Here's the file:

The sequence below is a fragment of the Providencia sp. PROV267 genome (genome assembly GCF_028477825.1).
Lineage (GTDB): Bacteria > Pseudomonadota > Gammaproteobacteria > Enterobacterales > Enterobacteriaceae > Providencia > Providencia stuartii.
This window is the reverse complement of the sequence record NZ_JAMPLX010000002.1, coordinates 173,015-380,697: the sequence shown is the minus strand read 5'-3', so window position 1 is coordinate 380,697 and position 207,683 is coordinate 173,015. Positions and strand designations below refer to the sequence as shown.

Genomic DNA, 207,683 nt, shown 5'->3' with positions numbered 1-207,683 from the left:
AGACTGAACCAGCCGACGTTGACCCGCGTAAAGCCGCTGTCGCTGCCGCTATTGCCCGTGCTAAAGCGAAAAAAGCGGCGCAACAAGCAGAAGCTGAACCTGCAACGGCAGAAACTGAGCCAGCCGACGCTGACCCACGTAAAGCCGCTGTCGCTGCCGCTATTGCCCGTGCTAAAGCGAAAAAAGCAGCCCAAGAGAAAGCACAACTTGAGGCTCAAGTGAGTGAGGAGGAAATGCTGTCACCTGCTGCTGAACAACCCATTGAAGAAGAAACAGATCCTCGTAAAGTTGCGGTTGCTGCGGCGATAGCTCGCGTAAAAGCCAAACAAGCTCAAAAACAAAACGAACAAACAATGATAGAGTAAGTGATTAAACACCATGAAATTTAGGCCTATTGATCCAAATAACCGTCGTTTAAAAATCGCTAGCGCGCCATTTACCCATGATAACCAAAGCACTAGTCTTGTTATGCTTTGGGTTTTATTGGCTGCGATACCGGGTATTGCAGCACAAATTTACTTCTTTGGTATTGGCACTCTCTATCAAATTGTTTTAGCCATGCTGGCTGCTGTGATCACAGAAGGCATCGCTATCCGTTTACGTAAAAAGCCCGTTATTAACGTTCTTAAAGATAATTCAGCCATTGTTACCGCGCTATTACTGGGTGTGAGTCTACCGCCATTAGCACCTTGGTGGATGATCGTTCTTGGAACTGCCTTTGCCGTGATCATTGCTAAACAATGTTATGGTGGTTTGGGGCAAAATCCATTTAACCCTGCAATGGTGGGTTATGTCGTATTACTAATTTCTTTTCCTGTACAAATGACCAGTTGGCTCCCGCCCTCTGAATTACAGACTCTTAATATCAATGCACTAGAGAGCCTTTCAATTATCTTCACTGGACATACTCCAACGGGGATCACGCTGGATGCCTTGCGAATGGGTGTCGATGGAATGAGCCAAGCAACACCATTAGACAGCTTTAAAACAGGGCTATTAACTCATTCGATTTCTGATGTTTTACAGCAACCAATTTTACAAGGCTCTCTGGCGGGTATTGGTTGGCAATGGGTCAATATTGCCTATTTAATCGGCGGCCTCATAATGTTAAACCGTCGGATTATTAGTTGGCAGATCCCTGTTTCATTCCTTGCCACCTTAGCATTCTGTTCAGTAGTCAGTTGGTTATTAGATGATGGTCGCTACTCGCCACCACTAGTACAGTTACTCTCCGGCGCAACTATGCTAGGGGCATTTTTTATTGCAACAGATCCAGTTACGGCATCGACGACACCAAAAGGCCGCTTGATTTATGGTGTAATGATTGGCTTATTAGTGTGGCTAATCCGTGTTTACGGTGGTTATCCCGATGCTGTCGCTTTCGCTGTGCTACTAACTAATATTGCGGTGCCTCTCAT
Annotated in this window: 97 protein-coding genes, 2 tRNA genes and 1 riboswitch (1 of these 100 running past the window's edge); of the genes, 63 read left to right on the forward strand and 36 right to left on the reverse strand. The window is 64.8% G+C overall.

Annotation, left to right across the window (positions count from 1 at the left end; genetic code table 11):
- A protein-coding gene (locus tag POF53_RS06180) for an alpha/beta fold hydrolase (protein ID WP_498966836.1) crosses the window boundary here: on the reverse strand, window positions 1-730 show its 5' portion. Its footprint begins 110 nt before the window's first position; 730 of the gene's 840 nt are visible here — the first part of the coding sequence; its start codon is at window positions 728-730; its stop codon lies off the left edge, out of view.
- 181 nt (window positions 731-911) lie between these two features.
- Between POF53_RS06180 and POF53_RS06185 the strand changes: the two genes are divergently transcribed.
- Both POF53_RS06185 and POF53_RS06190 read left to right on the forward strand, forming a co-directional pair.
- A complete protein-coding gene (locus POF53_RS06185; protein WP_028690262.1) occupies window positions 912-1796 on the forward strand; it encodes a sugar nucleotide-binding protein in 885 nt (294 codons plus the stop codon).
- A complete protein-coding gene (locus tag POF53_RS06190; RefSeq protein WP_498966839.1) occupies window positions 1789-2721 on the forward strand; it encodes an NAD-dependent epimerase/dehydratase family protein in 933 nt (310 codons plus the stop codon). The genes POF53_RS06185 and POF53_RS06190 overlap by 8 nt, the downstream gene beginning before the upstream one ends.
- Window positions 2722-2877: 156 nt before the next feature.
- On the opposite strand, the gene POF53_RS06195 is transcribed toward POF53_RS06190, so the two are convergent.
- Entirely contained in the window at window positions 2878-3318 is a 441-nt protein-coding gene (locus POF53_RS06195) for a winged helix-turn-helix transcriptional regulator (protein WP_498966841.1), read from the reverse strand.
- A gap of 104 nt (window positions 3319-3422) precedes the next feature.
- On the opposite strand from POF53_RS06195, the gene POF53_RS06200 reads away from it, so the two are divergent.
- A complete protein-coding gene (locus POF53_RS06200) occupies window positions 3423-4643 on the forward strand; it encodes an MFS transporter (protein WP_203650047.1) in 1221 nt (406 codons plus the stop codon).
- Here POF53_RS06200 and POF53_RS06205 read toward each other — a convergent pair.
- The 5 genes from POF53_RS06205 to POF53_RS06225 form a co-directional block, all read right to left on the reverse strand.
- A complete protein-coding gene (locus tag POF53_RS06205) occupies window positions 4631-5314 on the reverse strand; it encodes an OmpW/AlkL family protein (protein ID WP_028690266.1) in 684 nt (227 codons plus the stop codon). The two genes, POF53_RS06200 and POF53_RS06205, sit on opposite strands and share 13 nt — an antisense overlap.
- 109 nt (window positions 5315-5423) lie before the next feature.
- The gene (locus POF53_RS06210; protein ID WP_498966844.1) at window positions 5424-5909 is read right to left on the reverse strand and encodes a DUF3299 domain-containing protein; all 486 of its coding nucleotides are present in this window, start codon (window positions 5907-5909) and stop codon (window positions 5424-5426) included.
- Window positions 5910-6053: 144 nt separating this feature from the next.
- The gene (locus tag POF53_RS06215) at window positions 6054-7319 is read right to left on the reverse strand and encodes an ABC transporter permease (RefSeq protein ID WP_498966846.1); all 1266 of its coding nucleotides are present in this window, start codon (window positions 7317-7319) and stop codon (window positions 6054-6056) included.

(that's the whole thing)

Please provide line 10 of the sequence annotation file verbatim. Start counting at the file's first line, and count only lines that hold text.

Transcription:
- Between POF53_RS06180 and POF53_RS06185 the strand changes: the two genes are divergently transcribed.